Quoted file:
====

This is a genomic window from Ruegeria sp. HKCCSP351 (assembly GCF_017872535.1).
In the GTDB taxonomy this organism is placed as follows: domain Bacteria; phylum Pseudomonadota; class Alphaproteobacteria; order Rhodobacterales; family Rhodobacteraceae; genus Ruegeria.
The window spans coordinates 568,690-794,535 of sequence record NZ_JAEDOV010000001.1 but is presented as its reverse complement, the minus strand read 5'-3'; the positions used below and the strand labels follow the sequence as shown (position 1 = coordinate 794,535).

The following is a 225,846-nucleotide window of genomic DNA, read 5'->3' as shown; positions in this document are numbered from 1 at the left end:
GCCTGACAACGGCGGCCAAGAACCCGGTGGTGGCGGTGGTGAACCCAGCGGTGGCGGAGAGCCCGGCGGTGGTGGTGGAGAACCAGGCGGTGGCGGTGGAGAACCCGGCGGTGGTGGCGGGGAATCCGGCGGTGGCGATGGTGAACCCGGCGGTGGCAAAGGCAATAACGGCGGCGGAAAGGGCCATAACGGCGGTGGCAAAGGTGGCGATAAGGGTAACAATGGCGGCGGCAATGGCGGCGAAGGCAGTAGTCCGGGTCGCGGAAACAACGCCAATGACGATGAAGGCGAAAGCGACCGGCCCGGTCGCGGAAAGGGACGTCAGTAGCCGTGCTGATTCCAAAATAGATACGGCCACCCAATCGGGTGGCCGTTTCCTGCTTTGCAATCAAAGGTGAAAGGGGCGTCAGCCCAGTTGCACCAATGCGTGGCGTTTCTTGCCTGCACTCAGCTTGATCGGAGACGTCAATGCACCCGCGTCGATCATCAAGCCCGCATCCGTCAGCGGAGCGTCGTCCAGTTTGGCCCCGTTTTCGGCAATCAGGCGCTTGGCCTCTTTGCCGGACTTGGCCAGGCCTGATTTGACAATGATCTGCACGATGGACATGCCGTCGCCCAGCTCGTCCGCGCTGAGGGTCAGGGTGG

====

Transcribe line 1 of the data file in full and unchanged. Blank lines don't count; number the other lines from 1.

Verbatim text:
This is a genomic window from Ruegeria sp. HKCCSP351 (assembly GCF_017872535.1).